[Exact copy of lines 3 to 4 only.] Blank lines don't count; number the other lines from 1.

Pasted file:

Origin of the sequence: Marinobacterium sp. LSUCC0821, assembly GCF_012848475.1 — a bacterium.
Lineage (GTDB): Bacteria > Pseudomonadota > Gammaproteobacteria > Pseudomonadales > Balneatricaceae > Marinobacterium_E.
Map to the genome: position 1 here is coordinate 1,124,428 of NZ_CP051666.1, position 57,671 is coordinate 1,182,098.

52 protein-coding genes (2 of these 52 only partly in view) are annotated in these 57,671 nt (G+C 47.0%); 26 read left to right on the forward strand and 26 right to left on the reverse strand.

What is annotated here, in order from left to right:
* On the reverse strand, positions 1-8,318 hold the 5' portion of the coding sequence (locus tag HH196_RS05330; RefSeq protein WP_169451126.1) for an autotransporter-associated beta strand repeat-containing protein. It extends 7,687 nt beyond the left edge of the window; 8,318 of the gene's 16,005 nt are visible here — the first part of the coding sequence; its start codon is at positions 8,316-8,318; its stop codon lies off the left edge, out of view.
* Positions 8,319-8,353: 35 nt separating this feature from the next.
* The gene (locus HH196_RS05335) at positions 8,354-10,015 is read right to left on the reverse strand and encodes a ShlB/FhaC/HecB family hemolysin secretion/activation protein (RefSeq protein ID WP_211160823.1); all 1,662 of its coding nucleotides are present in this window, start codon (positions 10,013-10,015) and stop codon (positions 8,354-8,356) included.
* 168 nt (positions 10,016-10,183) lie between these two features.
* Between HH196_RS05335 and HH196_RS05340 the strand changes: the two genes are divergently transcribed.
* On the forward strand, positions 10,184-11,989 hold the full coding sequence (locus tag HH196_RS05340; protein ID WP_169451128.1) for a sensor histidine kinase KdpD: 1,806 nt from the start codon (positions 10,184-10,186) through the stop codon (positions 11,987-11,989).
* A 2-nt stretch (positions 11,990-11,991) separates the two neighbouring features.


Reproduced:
Map to the genome: position 1 here is coordinate 1,124,428 of NZ_CP051666.1, position 57,671 is coordinate 1,182,098.

52 protein-coding genes (2 of these 52 only partly in view) are annotated in these 57,671 nt (G+C 47.0%); 26 read left to right on the forward strand and 26 right to left on the reverse strand.